Another common fear is that hiring remote workers will result in a less reliable team. In fact, research has shown the opposite is true. 78% of employees who call in sick are not actually sick. They just need time off to resolve personal issues: family, personal needs or stress. These unscheduled absences can add up to over $1,800 per employee/per year!
On the other hand, remote staff have been shown to continue working while they are sick because they can stay home without infecting others. They are also able to return to work sooner following medical problems and can schedule errands without losing a full day.
Lower Staff Turnover
Highly trained and self-disciplined staff are difficult to find and expensive to lose. A study by the Society for Human Resource Management predicted that the cost to replace and train a new employee is the equivalent of six to nine months of the employee’s salary. For staff member’s earning $100K, that’s a cost of up to $75k. If that is not shocking enough, this study was actually on the conservative side. Other similar research claims that losing a staff member can cost up to twice their annual salary.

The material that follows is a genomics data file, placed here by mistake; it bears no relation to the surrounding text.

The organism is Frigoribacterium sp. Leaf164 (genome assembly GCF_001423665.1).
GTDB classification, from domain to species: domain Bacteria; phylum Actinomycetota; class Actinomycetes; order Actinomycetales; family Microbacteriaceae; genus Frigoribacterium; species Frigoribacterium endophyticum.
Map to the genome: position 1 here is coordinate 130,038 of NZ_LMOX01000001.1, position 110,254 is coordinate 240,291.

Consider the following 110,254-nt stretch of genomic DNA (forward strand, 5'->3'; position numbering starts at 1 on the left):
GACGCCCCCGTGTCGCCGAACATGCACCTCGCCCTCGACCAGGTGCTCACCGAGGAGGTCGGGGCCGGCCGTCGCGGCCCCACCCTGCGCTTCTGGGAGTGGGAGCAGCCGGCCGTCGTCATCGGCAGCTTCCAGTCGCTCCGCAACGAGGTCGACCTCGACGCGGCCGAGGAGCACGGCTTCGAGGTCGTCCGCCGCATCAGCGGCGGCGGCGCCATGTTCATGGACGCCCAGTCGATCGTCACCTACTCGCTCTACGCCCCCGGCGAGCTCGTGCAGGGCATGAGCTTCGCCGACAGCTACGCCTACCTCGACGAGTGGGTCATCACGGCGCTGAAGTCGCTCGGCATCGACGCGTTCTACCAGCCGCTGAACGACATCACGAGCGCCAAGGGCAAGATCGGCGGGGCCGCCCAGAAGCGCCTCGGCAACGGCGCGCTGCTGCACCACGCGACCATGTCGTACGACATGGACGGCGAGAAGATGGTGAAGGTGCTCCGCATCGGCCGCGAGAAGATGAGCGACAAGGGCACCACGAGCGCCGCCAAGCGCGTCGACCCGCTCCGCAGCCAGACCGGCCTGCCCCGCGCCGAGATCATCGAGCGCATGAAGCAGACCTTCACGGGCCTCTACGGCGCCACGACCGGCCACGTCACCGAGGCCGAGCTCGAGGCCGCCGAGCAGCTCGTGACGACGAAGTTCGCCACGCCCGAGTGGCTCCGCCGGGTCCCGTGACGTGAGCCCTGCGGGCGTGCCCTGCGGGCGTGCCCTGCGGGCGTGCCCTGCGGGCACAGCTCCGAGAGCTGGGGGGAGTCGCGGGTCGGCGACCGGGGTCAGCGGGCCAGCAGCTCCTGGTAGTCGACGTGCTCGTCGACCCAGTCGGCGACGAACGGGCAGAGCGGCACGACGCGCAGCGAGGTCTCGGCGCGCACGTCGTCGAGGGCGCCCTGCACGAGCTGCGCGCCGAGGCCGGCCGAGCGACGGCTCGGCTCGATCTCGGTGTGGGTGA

The CTrip experiment, mentioned earlier, did more than just increase productivity. Remote staff were more engaged and happier in their jobs and, crucially, 50% less likely to quit.
Why might remote staff be feeling more engaged with their work and colleagues than in-office workers? Scott Edinger, founder of Edinger Consulting Group, suggests that while the physical proximity of an office gives the illusion that co-workers are collaborating efficiently, the opposite is often true. “Remote workers are actually more engaged and committed to their team because they deliberately communicate rather than assume it is a passive process based on proximity.”
This deliberate communication is greatly aided by the thriving project management industry. These tools, such as Slack, Asana and Basecamp, have been designed by remote workers for remote workers.